I deserve it

For those questions and discussions on the McDougall program that don’t seem to fit in any other forum.

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I deserve it

Postby didi » Mon Apr 09, 2012 4:21 am

There is a series of videos available on the net titled, "I Used To Be Fat". They are from an MTV program in which overweight teens who have just graduated from high school are given trainers who put them through a grueling summer of exercise and diet (although we don't really know much about the diet except they cut out junk food and eat what looks like a low calorie low carb diet).

One of the young women goes off the diet and eats hot dogs and fries and soda pop. She makes the comment--I worked so hard I felt I deserved it. Where does this attitude come from? Maybe it is from a reward system that well meaning parents everywhere (I've done it myself) use---you were so good I'll give you a cookie. Or--you got a great report card, let's go out for ice cream sundaes. Junk food is somehow equated with success and reward.

Why do we think of food as a reward? Why when we are doing so well with diet and exercise do we think we deserve a reward of something we know will sabotage our efforts to achieve good health? There are plenty of other little rewards we can enjoy that don't involve eating.

This segment of the show opened my eyes. Yesterday the family got together to celebrate Easter. I brought my own food but there was a whole lot of tasty food to eat that I normally wouldn't have in my house. I was tempted to say--every day I stick to my way of eating, so I deserve a little treat. But I should really be asking myself-- do I deserve diabetes? do I deserve heart disease? do I deserve to gain back the weight I worked so hard to lose? No. I deserve nourishing food and good health.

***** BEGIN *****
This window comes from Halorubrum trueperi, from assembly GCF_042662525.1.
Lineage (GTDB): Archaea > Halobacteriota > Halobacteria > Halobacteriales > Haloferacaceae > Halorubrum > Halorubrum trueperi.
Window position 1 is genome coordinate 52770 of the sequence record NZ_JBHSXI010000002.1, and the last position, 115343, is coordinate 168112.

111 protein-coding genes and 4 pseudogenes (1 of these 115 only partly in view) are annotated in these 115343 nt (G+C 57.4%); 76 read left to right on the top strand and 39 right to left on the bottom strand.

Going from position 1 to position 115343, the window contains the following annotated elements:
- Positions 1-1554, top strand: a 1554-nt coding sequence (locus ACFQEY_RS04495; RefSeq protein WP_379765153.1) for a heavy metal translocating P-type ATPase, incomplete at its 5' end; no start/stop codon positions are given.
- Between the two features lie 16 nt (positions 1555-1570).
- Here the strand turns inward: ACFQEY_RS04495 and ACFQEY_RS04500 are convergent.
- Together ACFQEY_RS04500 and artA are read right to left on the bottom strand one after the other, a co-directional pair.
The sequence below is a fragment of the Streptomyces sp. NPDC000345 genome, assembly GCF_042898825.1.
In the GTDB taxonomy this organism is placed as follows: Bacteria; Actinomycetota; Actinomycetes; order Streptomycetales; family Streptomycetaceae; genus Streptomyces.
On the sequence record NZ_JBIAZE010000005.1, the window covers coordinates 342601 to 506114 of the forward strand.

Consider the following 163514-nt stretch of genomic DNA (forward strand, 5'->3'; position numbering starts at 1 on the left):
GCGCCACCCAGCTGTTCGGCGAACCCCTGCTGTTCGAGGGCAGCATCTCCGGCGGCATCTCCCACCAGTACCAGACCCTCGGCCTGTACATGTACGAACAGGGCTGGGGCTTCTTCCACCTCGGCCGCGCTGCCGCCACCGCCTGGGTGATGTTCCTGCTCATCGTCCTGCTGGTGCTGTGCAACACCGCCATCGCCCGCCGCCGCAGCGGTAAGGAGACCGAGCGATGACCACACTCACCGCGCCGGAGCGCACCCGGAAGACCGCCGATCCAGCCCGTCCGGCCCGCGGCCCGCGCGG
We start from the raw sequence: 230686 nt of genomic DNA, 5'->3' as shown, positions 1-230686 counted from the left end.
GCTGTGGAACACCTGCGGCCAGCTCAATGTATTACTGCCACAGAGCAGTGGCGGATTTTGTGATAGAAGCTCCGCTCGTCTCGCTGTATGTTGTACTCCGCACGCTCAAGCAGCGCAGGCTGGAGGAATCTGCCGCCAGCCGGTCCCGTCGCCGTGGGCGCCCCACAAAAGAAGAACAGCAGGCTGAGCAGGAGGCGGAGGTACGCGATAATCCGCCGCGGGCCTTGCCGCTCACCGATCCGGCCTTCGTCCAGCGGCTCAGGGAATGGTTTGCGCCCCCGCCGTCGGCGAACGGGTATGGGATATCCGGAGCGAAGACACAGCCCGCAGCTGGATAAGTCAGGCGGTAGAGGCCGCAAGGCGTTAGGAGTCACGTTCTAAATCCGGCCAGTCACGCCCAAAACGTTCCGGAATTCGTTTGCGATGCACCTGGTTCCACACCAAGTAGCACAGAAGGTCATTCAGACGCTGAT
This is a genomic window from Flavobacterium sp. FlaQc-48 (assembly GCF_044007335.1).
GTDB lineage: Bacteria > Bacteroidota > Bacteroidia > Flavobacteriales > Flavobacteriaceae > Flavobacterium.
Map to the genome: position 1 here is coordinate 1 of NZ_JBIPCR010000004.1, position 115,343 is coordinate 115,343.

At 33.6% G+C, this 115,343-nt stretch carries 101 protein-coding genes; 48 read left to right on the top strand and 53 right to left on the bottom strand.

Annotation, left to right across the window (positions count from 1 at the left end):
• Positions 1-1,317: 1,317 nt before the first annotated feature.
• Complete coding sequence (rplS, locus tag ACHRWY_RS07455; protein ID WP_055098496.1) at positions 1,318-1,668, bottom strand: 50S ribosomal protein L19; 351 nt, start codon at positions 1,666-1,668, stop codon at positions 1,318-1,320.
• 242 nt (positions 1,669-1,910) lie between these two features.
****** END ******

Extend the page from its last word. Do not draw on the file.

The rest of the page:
Didi P.S. Overeaters Anonymous has a saying--"A bite means a binge". Maybe there are some who can take a little taste and stop at that. Unfortunately I am not one of them. Complete abstinence from unhealthful food is the only thing that works for me.
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Re: I deserve it

Postby kirstykay » Mon Apr 09, 2012 6:50 am

didi wrote:This segment of the show opened my eyes. Yesterday the family got together to celebrate Easter. I brought my own food but there was a whole lot of tasty food to eat that I normally wouldn't have in my house. I was tempted to say--every day I stick to my way of eating, so I deserve a little treat. But I should really be asking myself-- do I deserve diabetes? do I deserve heart disease? do I deserve to gain back the weight I worked so hard to lose? No. I deserve nourishing food and good health.

Didi P.S. Overeaters Anonymous has a saying--"A bite means a binge". Maybe there are some who can take a little taste and stop at that. Unfortunately I am not one of them. Complete abstinence from unhealthful food is the only thing that works for me.